Natural, Necessary, and Normal
THE BEST FOOD THERE IS. This is what I've been told since my childhood. I drank some with every meal for a long time, and it sat proudly on the kitchen table. And whereas I often ended up leaving some food on my plate, I always emptied my glass. I would even ask for more. With its immaculate color and creamy coolness, how could you fail to find it comforting? Milk, since it's milk we're talking about, doesn't even need to be named to evoke childhood, abundance, and purity. It is, after all, our first food. Isn't it nature's superfood, too? Which is lucky, since milk is everywhere: in grilled-cheese sandwiches, frozen yogurts, and milk cartons at schools; in government health recommendations; at the heart of our economy: it is our very bread and butter.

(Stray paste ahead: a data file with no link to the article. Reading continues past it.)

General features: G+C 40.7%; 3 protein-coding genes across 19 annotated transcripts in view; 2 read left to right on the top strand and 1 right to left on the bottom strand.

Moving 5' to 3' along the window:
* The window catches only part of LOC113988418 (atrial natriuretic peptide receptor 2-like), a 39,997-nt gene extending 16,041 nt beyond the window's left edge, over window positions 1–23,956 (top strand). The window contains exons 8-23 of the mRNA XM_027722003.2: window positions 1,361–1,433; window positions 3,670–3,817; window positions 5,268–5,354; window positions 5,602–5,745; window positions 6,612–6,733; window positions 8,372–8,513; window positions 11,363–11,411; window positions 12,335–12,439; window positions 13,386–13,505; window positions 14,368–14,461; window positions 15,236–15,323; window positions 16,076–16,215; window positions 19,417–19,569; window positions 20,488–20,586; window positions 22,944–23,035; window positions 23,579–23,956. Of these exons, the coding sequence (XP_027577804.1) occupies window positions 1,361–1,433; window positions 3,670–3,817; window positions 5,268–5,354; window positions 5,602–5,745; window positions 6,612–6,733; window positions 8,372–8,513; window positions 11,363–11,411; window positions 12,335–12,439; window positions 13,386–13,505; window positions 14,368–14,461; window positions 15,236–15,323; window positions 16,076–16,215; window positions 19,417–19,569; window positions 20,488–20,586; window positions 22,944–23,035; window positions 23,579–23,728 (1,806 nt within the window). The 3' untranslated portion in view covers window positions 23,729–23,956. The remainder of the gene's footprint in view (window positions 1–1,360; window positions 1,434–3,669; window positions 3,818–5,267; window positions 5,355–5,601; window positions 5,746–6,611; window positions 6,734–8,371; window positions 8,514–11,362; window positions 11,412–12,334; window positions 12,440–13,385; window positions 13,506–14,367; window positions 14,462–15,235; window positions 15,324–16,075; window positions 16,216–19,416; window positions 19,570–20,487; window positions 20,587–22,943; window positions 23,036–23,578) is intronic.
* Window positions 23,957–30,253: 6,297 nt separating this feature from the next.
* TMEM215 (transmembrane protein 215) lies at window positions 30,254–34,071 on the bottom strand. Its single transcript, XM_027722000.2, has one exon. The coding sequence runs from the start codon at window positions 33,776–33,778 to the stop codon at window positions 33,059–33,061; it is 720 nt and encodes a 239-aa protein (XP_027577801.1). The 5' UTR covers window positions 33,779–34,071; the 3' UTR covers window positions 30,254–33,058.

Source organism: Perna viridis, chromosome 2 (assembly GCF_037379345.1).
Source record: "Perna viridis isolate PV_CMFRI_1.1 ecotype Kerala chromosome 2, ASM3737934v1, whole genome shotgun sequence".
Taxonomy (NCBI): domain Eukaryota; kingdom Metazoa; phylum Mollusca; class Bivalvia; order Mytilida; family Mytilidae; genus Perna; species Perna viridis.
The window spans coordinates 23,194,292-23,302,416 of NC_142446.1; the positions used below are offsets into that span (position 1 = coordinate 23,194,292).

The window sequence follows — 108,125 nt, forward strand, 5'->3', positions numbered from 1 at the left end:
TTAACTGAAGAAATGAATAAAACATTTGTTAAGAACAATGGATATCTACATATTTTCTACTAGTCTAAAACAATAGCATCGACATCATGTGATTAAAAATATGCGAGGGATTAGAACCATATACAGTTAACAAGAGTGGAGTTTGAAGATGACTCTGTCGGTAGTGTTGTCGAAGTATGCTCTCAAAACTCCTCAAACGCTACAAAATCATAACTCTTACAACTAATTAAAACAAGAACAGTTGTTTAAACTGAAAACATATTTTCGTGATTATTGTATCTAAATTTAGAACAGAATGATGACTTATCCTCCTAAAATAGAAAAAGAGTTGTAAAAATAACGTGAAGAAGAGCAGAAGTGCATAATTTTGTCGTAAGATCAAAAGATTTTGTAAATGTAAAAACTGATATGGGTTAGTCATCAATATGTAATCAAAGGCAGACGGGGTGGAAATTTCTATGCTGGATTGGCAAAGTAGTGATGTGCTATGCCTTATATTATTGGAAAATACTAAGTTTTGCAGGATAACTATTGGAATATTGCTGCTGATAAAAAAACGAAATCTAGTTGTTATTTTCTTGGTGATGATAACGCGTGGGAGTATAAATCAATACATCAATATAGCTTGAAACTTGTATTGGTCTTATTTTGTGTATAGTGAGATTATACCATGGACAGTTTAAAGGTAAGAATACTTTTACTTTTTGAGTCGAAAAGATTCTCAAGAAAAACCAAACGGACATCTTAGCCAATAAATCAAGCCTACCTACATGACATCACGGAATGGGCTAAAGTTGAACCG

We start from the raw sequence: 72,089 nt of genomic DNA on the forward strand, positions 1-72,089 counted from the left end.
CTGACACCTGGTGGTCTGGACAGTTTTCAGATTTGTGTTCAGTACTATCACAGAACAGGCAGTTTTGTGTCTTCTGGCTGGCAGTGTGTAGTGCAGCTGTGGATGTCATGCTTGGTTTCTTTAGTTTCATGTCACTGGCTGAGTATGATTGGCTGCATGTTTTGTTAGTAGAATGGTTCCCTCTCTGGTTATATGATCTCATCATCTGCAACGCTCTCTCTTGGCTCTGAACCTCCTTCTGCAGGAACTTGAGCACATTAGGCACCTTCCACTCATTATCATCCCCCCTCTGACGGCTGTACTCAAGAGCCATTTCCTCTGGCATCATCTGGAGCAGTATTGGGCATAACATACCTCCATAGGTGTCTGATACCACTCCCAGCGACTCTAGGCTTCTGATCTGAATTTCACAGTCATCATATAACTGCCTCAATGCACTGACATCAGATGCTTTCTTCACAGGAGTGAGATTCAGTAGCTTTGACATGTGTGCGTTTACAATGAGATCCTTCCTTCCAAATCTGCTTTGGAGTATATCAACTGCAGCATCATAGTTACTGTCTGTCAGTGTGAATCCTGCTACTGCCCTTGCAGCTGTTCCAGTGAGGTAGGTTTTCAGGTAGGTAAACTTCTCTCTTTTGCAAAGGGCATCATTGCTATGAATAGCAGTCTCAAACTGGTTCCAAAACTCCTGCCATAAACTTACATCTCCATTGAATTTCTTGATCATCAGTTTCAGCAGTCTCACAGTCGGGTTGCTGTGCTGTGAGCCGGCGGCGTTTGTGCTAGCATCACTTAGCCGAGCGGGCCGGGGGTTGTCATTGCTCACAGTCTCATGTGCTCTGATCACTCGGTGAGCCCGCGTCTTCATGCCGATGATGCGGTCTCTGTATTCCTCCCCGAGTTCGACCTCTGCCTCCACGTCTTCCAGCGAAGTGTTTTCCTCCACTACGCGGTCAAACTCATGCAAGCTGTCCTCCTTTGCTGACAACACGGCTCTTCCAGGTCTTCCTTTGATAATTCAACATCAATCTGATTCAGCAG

I still remember Mr. Sealtest. That wasn't his real name. But it was the one written on his truck, spelled in white letters against a red background. Every two days, my mother would place a small card in our kitchen window. For me, it symbolized a promise of happiness. For Mr. Sealtest, it was a sign of our order: a few bags of milk and occasionally some ice cream. I still remember the way he'd say "Hello," his melancholy smile, the small talk about weather that defied the forecasts, vacations that were slow in coming. At the time, if someone had asked me where milk came from, my answer would unhesitatingly have been, "From Mr. Sealtest's truck" (of course, I knew it also came from the grocery store, but theirs was not as good). I loved Mr. Sealtest. I loved milk.